With reports breaking that Pyongyang could very well return to its old tricks — test firing a so-called “satellite,” essentially code for a missile test under a less terrifying name — it seems one thing is clear: The North Korea crisis is not over.
Indeed, with Trump administration officials — and their various surrogates — almost daily making statements that seem to cheerlead a so-called “military option,” some vague sounding preventive, preemptive or shock and awe strike on the Kim regimes nuclear and missile programs, it seems for certain trouble is slowly brewing. Many analysts here in Washington fear that unless North Korea either gives up its nuclear weapons and missiles or makes a quick dash towards suspending its weapons testing and returns to the bargaining table war seems almost inevitable.
In fact, I have a different take these days: all the hot rhetoric might just be a giant bluff, using the threat of military action to get North Korea to back off.
Just a simple survey of the military landscape in East Asia provides ample evidence to support such a bluff strategy. For one, if the Trump administration was considering military action against Pyongyang, where is the large build-up of forces around Northeast Asia? If Team Trump was considering a strike that would considerably degrade or even destroy Kim Jong-un’s nuclear and missile programs, we would most likely see a massive shift in forces to that part of the world.
We would see aircraft carrier battle groups and various naval assets steaming toward the region. B-1 and B-2 Bombers would be moving closer as well as large amounts of F-22 and F-35 stealth fighters. We might even see a troop build-up, just in case North Korea decided to invade the South in response. And yet, we see nothing more than standard exercises and movements that are very much the norm.
In addition to offensive firepower, there would be moves to defend U.S. allies and citizens in the region from a North Korean counter-attack. For example, U.S. citizens would likely be evacuated out of Japan and South Korea. Also, Washington would press Seoul and Tokyo to accept a large increase in Patriot and THAAD missile defense batteries to stem the onslaught of what could be North Korea nuclear, chemical and biological missile counterstrikes. Once again, there is no indications at all that Washington is doing any such preparations at all.
Now, to be fair, the timing for war, especially since the Olympics are this year in South Korea, only 60 miles away from the DMZ — and North Korean artillery and missiles — certainly calls into question any possibility of war until the spring. And indeed, this could be very well what the Trump administration is waiting for.
But for anyone who has seriously studied what would happen if America decided to launch any sort of military attack on North Korea to wipeout its weapons of mass destruction programs, the odds are it would fail while spawning a crisis of global proportions. North Korea would almost certainly see any strike on its nuclear weapons and missiles as an existential threat, and has likely stored some of its atomic arsenal deep underground. It would most likely counterattack with whatever weapons it had left, and that certainly means a potential nuclear strike on big cities like Seoul, with a metro population of 25 million, or Tokyo, with an even larger metro population of 35 million.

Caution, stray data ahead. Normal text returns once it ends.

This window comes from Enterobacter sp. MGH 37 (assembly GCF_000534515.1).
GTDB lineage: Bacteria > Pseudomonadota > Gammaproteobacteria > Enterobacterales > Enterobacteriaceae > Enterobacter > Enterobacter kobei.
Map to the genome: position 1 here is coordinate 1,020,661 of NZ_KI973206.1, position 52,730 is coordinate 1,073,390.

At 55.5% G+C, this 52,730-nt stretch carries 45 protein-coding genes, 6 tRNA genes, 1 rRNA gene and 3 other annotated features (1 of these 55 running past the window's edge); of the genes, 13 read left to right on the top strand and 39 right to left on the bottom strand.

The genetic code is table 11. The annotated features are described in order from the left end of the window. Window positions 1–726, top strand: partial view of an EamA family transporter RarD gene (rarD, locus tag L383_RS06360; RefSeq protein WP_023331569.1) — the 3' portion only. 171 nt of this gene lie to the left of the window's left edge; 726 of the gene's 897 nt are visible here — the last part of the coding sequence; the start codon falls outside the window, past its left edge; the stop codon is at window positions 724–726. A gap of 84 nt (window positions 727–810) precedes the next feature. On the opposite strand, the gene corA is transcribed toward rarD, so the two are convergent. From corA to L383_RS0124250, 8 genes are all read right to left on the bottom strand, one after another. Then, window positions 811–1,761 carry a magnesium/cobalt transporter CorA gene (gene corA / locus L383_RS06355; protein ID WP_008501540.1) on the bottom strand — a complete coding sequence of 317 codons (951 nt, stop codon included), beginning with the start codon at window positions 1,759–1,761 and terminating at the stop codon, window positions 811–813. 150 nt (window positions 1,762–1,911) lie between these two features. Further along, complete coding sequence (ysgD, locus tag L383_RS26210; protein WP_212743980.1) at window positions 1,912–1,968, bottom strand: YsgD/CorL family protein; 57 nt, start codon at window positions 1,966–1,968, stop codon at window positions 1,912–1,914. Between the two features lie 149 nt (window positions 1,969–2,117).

After the war is over — in which there is no doubt North Korea would lose — and millions of people are laid to rest, trillions of dollars would need to be spent to rebuild large sections of Northeast Asia. North Korea would also be in dire shape and need massive financial assistance, in what two scholars have declared in these very pages would be one of the largest nation building project ever.
Clearly a war of choice against North Korea would be a giant mistake that could cost millions of people their lives. Therefore, when it comes to Kim’s nuclear and missile programs, a policy of containment and deterrence make the most sense. It’s time for the Trump administration to stop bluffing and get serious.
Harry J. Kazianis (@grecianformula) is director of Defense Studies at the Center for the National Interest, founded in 1994 by President Richard M. Nixon, as well as executive editor on its publishing arm, The National Interest. Kazianis previously served on the foreign policy team of the 2016 Ted CruzRafael (Ted) Edward CruzTrump-backed challenger to Cheney decried him as 'racist,' 'xenophobic' in 2016: report FBI investigating alleged assault on Fort Bliss soldier at Afghan refugee camp The Memo: Biden's immigration problems reach crescendo in Del Rio MORE presidential campaign. He has also held positions as Foreign Policy Communications Manager at the Heritage Foundation, editor-in-chief of The Diplomat as well as a fellow at the Center for Strategic and International Studies. The views voiced in this article are his own.